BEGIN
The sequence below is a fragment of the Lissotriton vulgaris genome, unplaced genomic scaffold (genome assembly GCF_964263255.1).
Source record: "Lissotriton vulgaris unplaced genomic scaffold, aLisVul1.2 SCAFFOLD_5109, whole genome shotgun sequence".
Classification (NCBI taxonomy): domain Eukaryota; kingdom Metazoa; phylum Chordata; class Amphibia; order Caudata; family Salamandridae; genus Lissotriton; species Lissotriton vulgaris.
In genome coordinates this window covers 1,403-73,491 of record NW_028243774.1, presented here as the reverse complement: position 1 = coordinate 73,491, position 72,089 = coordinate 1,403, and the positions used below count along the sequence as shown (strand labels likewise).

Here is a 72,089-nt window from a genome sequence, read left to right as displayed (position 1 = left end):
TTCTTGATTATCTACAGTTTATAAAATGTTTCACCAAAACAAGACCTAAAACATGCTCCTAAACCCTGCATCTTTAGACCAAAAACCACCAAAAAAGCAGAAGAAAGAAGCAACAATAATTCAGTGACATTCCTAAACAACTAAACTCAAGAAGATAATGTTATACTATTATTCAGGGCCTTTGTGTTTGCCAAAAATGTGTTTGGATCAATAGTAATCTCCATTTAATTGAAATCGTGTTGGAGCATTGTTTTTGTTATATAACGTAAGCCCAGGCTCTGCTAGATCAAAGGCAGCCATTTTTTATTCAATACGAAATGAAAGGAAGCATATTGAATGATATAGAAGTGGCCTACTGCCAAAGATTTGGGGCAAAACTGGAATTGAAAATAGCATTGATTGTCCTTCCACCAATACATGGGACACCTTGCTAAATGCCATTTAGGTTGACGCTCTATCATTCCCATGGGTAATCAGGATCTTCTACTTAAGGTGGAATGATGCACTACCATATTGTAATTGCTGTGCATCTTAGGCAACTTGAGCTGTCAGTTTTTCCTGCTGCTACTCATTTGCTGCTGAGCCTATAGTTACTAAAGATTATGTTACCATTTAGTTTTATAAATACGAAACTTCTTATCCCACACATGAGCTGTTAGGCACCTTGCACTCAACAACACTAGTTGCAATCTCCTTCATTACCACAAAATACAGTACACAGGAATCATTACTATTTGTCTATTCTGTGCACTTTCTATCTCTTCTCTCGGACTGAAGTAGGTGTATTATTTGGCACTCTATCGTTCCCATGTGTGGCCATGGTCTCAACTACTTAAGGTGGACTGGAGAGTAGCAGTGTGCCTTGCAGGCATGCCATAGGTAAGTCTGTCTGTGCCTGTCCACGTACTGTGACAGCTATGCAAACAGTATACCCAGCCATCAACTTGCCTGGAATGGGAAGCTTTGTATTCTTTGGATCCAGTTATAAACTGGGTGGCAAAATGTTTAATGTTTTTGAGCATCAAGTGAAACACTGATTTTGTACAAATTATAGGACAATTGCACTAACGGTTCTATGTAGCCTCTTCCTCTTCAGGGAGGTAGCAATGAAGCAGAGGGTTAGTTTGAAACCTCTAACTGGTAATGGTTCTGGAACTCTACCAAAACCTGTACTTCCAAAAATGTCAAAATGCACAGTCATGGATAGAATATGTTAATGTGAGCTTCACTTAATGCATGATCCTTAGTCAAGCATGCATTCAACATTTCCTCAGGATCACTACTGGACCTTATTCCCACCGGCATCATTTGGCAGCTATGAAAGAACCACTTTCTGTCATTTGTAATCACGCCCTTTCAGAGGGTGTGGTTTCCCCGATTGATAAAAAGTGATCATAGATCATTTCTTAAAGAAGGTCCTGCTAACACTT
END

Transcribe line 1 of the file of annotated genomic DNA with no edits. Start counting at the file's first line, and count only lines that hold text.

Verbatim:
The sequence below is a fragment of the Lissotriton vulgaris genome, unplaced genomic scaffold (genome assembly GCF_964263255.1).